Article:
The awarding of the new grant is not all Illinois is doing to promote social fairness and redress the harms of the criminalization of cannabis. Pritzker announced in December that his office had processed more than 500,000 write-offs and pardons for people with low-level cannabis convictions on their files.

Likewise, a state-funded initiative was recently put in place to help residents convicted of marijuana obtain legal aid and other services to have their records erased.

But promoting social equity in the state’s cannabis industry has proven difficult. Illinois has faced criticism from lawyers and lawsuits from marijuana business applicants who say authorities haven’t done enough to ensure diversity among business owners Of the industry.

Pritzker signed a bill in July that aims to build on the state’s legalization law by creating more commercial licensing opportunities for cannabis to help people from disproportionately affected communities enter in the marijuana industry. Regulators have since held a series of lotteries to award additional dispensary licenses, but the losing companies have since filed legal challenges against the process.

Meanwhile, a House committee approved a resolution earlier this year that broadly condemns the war on drugs, calling it “America’s longest and costliest war and ultimately a complete and disgraceful failure.” .

Cannabis sales have increased in US markets

Recreational marijuana sales in Maine broke another record in August, surpassing $ 10 million for the first time since the adult market launched in October 2020.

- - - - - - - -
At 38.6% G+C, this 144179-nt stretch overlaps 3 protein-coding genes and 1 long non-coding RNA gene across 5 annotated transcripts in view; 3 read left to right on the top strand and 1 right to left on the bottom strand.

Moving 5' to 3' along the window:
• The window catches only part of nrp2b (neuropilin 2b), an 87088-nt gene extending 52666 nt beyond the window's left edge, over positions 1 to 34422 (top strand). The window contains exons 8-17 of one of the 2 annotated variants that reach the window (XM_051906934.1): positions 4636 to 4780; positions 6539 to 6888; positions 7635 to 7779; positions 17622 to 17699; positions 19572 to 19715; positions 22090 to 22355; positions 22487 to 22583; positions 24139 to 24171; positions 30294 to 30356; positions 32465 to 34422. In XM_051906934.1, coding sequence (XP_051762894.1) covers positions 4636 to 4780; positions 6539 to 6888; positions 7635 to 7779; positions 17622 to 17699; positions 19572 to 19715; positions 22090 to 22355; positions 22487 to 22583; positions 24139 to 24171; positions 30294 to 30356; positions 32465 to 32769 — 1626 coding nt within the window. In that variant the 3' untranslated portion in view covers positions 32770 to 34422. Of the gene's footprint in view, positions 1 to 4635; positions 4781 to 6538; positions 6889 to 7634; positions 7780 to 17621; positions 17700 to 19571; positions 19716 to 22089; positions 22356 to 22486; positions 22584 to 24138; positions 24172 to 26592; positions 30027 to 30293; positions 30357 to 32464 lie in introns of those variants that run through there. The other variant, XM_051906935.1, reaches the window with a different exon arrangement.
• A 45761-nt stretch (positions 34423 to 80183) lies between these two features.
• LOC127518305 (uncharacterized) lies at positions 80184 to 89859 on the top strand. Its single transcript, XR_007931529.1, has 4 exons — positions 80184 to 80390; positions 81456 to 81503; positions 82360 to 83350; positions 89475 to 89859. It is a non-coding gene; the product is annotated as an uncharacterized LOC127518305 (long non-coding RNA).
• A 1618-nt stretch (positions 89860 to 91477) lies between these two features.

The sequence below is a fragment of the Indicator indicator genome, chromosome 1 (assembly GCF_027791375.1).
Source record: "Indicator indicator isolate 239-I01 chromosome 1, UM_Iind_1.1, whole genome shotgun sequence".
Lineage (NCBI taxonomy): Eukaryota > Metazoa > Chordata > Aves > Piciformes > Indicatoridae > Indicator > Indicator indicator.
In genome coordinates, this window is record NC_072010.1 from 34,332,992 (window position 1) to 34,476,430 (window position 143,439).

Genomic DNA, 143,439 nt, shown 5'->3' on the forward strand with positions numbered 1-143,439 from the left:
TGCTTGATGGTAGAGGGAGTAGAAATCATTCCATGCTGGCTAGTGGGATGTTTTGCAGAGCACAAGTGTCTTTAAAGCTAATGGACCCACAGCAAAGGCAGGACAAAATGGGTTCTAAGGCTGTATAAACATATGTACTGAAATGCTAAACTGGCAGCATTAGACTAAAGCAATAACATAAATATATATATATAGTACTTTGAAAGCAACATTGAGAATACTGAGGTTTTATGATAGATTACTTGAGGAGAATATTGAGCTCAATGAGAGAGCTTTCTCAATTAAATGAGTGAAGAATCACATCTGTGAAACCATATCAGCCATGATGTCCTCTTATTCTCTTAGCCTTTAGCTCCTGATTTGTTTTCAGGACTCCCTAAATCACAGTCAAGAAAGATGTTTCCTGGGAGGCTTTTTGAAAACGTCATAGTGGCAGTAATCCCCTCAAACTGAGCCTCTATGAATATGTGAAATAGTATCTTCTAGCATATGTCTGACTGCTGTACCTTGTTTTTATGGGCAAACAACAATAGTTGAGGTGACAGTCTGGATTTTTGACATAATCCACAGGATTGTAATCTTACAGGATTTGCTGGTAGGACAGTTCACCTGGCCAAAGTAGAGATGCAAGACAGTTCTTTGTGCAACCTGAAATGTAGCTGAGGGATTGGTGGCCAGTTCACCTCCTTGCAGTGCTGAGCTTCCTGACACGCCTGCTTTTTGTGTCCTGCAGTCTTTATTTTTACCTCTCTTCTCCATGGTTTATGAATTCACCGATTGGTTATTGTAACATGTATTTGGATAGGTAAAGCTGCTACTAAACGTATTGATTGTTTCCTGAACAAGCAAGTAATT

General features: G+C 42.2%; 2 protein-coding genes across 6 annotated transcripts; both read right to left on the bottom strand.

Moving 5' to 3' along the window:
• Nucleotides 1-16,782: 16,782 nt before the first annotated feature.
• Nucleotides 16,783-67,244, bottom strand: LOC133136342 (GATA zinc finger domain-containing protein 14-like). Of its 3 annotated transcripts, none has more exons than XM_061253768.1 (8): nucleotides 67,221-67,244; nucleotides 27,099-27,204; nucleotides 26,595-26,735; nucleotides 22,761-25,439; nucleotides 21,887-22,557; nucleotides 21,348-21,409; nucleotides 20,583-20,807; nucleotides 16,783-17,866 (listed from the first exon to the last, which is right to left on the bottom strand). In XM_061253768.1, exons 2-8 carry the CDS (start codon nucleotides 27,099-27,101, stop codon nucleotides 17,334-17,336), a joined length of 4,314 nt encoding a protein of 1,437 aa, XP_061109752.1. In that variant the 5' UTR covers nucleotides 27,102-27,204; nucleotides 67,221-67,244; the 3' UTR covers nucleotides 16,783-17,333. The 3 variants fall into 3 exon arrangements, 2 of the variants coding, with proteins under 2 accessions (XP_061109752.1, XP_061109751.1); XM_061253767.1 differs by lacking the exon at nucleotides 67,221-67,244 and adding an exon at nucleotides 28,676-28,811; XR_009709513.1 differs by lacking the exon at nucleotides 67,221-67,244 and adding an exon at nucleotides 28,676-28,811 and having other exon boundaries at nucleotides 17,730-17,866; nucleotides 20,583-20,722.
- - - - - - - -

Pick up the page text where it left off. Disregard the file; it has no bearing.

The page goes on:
Arizona brought in about $ 21 million in tax revenue on medical and adult marijuana in July, state officials recently reported on a new webpage that makes it easier for people to track it. evolution of the industry.

California collected about $ 817 million in tax revenue from adult marijuana in fiscal year 2020-2021, state officials estimated in August. That’s 55% more cannabis revenue for state coffers than that generated in the previous fiscal year.

Recent scientific analysis of sales data in Alaska, Colorado, Oregon and Washington state found that marijuana purchases “increased more during the COVID-19 pandemic than in the previous two years.” .

In July alone, at least three states recorded record sales of recreational cannabis. The same goes for the Missouri medical marijuana program.

Michigan’s marijuana sales broke another record in July with more than $ 171 million in cannabis transactions, according to data from the state regulator. There were $ 128 million in adult sales and $ 43 million in medical cannabis purchases.

Throughout the pandemic, many states have allowed cannabis retailers to remain open – governors and regulators in several markets declaring marijuana businesses essential services – and some jurisdictions have issued emergency rules allowing curbside pickup, delivery services, or other more relaxed policies to make social life easier. distancing.

Meanwhile, New York officials predict that marijuana tax revenues will help keep the state budget afloat as cigarette sales continue to decline over the next several years. But retail sales have yet to launch.